The Authorhood of All Readers

Today I want to perform a philosophical genealogy, tracing today’s deluge of aspiring authors to the political and theological underpinnings of the Modern age.

Roll with me on this one; I rarely get to use my formal training in comparative religion here, and I promise this isn’t going to be a conversion blog or an Anne Rice-style rant.  So, let me state up front that this is more about tracing the path of an idea popular among present-day book enthusiasts than promoting or dismissing any of its religious or political ancestors.


If It’s Good Enough For Grandpa

The “priesthood of all believers” is the idea, often attributed to Protestant reformer Martin Luther, that everyone has equal access to the Creator, regardless of their role in the church.

Luther never actually used the phrase, however.

The Divine Doodoophage
The Divine Doodoophage

In a piece called To the Christian Nobility of the German Nation (a sort of Renaissance blog rant), Luther asserted only that there was no spiritual difference between lay believers and priests, while maintaining a distinction in the office of priest. This implies Luther believed that, even though everyone has equally direct access to the Creator, some are still better suited to performing professional duties relating to that access, based on their specific talents or gifts (χάρισμα in New Testament Greek).*

Nevertheless, a very generic and unsophisticated misreading of Luther’s idea—i.e., the “priesthood of all believers”— which lacks his qualifications about individual ability, still holds sway not only in Protestant circles but beyond the bounds of Christianity and throughout Western culture.  Today, we hear its echo in “everyone is creative” … with the mute button tapped right before you get to the part about not everyone being equally gifted in drawing on and shaping that creativity.

Everyone has muscles, too, but does that make everyone an athlete?  Of course not.

The “priesthood of all believers” is a very idealistic and democratic notion, and it feels good to believe in, because it means that even the most casual coffee shop philosopher is just as qualified to opine on divinity as someone who has a lifelong natural affinity for theology honed by many years of training and education.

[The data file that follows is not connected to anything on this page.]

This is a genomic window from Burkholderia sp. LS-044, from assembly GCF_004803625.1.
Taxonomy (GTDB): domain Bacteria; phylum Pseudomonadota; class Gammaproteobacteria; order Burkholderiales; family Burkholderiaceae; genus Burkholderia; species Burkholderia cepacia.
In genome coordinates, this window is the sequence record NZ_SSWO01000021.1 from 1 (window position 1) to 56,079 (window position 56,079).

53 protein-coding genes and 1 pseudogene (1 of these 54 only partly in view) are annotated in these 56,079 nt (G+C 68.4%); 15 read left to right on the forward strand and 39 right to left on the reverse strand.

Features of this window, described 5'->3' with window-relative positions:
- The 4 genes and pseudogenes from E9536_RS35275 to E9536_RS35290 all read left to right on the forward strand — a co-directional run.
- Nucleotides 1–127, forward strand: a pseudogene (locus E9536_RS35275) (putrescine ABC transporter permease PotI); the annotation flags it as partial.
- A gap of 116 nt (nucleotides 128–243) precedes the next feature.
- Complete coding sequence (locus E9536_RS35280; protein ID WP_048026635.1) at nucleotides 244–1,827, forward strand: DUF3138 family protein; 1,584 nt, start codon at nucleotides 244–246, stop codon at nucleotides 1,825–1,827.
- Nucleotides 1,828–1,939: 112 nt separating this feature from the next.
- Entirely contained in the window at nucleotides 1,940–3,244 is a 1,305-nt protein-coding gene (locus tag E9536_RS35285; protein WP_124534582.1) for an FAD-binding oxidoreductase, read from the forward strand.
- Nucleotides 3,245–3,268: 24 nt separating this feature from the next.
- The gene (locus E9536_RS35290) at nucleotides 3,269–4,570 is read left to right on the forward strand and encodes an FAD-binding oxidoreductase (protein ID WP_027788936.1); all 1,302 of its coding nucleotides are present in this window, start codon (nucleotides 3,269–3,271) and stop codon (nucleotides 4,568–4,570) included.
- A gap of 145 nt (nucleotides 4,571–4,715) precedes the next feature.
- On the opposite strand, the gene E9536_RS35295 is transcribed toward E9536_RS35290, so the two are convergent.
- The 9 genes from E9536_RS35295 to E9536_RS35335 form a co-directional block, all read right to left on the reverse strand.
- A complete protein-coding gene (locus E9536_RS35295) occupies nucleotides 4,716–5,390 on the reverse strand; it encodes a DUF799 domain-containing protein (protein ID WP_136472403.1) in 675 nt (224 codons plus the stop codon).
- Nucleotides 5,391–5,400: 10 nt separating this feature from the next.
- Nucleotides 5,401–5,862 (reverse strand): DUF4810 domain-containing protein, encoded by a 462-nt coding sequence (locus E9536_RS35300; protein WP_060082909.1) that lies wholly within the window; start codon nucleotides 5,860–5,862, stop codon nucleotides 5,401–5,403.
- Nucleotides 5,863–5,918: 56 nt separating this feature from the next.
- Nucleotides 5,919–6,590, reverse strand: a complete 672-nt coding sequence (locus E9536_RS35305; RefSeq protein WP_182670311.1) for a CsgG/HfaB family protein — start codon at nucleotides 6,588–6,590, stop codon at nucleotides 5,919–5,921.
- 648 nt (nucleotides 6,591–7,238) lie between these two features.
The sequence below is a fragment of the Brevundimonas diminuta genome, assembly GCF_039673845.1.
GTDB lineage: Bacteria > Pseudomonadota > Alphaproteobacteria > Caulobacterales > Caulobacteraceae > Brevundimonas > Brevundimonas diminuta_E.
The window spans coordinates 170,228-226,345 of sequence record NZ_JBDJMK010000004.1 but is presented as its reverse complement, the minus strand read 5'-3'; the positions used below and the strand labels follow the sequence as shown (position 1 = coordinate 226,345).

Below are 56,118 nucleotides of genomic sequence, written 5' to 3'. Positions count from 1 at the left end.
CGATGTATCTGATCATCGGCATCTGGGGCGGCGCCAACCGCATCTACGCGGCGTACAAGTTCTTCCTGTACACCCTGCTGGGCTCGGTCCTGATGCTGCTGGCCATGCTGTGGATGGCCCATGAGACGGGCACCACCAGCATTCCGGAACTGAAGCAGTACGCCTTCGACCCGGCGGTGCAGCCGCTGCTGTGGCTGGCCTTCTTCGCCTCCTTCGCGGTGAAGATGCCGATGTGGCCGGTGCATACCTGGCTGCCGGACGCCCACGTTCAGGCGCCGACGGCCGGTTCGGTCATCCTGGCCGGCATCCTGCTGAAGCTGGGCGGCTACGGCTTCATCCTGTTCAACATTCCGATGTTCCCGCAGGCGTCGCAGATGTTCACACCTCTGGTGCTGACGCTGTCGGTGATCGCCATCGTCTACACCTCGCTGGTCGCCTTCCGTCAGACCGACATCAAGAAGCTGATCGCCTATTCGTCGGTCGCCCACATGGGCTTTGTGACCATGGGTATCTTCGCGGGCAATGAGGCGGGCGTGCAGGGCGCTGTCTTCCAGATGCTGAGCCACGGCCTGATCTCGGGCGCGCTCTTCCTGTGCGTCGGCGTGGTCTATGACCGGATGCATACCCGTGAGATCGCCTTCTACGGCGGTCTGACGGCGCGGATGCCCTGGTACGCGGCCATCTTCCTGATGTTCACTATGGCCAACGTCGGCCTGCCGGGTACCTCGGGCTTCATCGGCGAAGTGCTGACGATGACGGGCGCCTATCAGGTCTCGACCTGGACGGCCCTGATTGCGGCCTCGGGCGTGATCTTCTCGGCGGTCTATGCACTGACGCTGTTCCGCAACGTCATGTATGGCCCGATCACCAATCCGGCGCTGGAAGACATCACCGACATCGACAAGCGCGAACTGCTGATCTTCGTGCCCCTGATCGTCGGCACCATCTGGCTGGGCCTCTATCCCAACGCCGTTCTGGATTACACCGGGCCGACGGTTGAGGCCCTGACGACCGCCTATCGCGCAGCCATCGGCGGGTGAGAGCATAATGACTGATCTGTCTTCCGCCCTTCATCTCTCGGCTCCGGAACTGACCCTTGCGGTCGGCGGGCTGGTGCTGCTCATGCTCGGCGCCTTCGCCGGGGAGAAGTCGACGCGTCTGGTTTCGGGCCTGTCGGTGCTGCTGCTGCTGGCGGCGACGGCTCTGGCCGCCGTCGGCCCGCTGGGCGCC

The Strange Bedfellow

Moreover, with freedom of religion and freedom of speech legally guaranteed in nearly every industrialized nation on Earth, the inapplicability of expertise has virtually become a dogma itself in some circles, even though that was never the intent of enshrining these rights in law.

“Everyone has a right to their opinion” is often used as a euphemism for “everyone’s opinion is equally valid.”  These two are not, however, equivalent propositions.  The former is (as Ben Franklin asserted) “self-evident,” while the latter is self-evidently absurd.

In fact, a misunderstanding similar to the one surrounding the “priesthood of all believers” skews our views on the founders of American democracy, free speech, and freedom of religion.  For example: Thomas Jefferson certainly wrote that “all men are created equal” in a political sense, “endowed by their Creator with certain unalienable rights,” but he also believed fervently in a “natural aristocracy” grounded in “virtue and talents.”**

The political assertion that “all men are created equal” does not mean “all are created Senator” or “all are created judge” any more than Luther’s assertion of the spiritual equality of all believers means that he thought everyone is qualified to act as a minister.